India’s new bad bank faces a $27 billion debt mountain

A bad bank slated to open this month in India could help lower one of the world’s worst bad-loan piles, but market participants believe it will be a long road ahead. The new agency, which is expected to begin operations by the end of June, will likely handle stressed debt worth 2 trillion rupees ($27 billion) over time. That’s over a quarter of the country’s non-performing debt. The institution should assist speed up decision-making and boost bargaining leverage by storing poor loans from multiple lenders under one roof.

However, investors warn that in order for India to overcome its bad debt difficulties and stabilize the financial system of Asia’s third-largest economy, more fundamental issues with insolvency legislation adopted in 2016 must be solved. Their faith in the country’s bankruptcy rules has been damaged as creditors’ recovery rates have declined, case closure times have lengthened, and liquidations have outnumber resolutions.

Market participants will be watching to see if the bad bank concentrates on resolving the assets rather than holding them in a warehouse, and if its team comprises industry and turnaround professionals. “The proposed bad bank is important as a one-time clean-up effort of bad loans that have been pending resolution for years,” Raj Kumar Bansal, managing director of Edelweiss Assoc., said.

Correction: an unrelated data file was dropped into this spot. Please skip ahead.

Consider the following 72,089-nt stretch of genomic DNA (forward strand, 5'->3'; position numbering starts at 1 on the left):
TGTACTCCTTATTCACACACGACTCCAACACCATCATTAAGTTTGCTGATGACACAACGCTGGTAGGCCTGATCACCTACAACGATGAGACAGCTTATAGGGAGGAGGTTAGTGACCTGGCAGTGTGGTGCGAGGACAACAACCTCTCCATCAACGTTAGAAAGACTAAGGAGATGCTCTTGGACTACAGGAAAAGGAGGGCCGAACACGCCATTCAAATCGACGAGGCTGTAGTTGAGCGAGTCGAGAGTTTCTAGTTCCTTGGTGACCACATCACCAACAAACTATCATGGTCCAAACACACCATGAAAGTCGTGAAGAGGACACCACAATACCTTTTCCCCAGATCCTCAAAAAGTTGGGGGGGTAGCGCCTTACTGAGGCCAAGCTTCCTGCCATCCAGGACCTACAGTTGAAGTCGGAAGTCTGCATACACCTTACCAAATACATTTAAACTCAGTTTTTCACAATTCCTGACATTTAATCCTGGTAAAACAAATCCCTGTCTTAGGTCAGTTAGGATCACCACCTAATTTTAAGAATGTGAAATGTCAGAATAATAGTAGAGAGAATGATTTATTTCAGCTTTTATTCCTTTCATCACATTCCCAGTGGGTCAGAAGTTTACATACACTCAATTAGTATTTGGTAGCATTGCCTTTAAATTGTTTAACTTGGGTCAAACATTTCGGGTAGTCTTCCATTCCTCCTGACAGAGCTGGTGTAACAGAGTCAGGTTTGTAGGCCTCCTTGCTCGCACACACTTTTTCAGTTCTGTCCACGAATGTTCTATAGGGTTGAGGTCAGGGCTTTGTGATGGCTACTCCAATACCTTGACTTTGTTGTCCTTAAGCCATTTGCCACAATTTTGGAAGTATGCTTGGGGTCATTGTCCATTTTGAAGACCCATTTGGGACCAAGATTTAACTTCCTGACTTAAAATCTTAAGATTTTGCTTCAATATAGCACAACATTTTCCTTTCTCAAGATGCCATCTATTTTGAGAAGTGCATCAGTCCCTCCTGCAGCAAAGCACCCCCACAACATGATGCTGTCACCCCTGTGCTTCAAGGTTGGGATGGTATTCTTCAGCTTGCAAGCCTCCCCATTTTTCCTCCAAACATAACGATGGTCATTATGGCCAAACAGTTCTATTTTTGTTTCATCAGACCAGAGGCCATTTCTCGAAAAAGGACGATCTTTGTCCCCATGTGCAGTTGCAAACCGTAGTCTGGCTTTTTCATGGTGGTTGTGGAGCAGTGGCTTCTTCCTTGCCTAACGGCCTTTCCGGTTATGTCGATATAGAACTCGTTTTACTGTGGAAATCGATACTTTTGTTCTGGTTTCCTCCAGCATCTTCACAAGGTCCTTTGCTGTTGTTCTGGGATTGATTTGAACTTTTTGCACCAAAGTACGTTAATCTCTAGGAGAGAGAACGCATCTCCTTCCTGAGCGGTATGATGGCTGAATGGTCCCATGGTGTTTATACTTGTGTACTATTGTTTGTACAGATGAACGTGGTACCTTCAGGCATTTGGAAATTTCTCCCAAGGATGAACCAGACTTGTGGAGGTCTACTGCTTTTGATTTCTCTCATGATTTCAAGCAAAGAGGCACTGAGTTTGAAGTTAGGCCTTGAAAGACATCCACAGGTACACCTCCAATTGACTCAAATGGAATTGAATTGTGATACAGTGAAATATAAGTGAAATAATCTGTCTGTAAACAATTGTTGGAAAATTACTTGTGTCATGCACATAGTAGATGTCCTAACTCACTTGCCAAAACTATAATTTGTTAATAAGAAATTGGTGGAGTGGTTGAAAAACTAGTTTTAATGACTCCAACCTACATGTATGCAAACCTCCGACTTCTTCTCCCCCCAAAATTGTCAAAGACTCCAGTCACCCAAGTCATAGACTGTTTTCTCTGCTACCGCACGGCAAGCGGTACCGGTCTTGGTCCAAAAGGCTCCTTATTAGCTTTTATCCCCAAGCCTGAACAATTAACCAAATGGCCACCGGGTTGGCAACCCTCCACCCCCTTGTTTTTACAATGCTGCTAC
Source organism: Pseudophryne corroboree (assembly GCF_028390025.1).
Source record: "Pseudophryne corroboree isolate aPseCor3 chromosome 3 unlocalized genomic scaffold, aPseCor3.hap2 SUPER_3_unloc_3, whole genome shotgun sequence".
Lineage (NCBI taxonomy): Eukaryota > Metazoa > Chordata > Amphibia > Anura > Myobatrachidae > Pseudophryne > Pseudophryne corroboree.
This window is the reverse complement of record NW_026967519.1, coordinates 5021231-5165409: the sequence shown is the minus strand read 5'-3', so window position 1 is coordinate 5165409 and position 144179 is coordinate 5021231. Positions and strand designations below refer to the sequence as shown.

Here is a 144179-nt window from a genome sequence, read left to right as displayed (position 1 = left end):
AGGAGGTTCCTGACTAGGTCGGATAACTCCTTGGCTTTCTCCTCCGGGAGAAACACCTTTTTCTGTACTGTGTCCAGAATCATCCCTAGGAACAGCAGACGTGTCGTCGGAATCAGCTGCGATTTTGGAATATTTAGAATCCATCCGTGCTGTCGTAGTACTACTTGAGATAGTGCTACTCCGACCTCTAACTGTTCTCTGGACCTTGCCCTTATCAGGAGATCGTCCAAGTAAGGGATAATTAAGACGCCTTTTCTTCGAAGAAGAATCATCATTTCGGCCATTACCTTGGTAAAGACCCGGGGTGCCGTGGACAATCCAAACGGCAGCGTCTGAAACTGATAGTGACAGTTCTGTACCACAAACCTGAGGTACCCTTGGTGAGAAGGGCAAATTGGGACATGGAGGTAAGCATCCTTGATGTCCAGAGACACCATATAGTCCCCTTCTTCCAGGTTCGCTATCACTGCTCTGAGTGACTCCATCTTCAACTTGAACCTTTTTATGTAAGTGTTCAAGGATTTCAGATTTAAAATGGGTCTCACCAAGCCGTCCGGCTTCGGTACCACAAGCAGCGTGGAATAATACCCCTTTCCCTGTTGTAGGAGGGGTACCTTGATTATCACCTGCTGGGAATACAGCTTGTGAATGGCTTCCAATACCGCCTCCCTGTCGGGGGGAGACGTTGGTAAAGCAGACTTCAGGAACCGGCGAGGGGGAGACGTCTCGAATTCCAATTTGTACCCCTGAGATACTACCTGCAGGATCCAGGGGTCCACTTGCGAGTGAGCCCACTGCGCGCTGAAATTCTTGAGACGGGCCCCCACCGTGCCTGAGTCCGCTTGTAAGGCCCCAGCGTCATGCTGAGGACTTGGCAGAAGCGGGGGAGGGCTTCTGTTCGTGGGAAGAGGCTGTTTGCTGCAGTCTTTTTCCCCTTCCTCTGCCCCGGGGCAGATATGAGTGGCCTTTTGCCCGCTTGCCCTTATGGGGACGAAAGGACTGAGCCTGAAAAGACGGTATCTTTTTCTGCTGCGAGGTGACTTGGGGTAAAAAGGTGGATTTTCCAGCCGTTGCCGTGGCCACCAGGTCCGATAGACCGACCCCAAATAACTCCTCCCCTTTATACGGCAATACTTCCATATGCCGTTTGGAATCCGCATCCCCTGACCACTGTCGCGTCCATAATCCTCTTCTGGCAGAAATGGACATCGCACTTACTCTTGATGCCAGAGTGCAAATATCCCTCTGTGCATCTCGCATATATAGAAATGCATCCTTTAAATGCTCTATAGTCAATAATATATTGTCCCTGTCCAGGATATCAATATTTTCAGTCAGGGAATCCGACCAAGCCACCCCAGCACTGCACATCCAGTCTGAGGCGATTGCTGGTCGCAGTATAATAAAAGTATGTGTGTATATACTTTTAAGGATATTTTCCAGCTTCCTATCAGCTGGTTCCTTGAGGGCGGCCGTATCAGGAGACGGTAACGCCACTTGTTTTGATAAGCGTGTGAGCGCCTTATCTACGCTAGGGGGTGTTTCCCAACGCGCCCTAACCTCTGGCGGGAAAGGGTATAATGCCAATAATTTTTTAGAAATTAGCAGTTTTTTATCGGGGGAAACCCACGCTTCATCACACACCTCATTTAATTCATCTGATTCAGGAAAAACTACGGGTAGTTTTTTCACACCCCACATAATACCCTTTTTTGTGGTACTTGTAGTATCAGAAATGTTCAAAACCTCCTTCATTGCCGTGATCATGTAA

According to data published by the Insolvency and Bankruptcy Board of India, less than one out of every ten enterprises admitted to the insolvency courts is resolved, while a third faces liquidation. In March, recoveries for financiers from settled claims fell to 39 percent of dues, down from 46 percent a year earlier. If the top nine cases by recovery are omitted, lenders only received 24% of dues, according to the data.

“India’s bankruptcy reforms started off well but they have slowed currently,” said Nikhil Shah.

For the time being, Indian banks will be content to relinquish part of their stressed loans to the proposed organization. The bad-loan ratio in the banking industry is expected to nearly double to 13.5 percent of total advances by the end of September, according to a research released before the second wave of corona virus infections hit the country.

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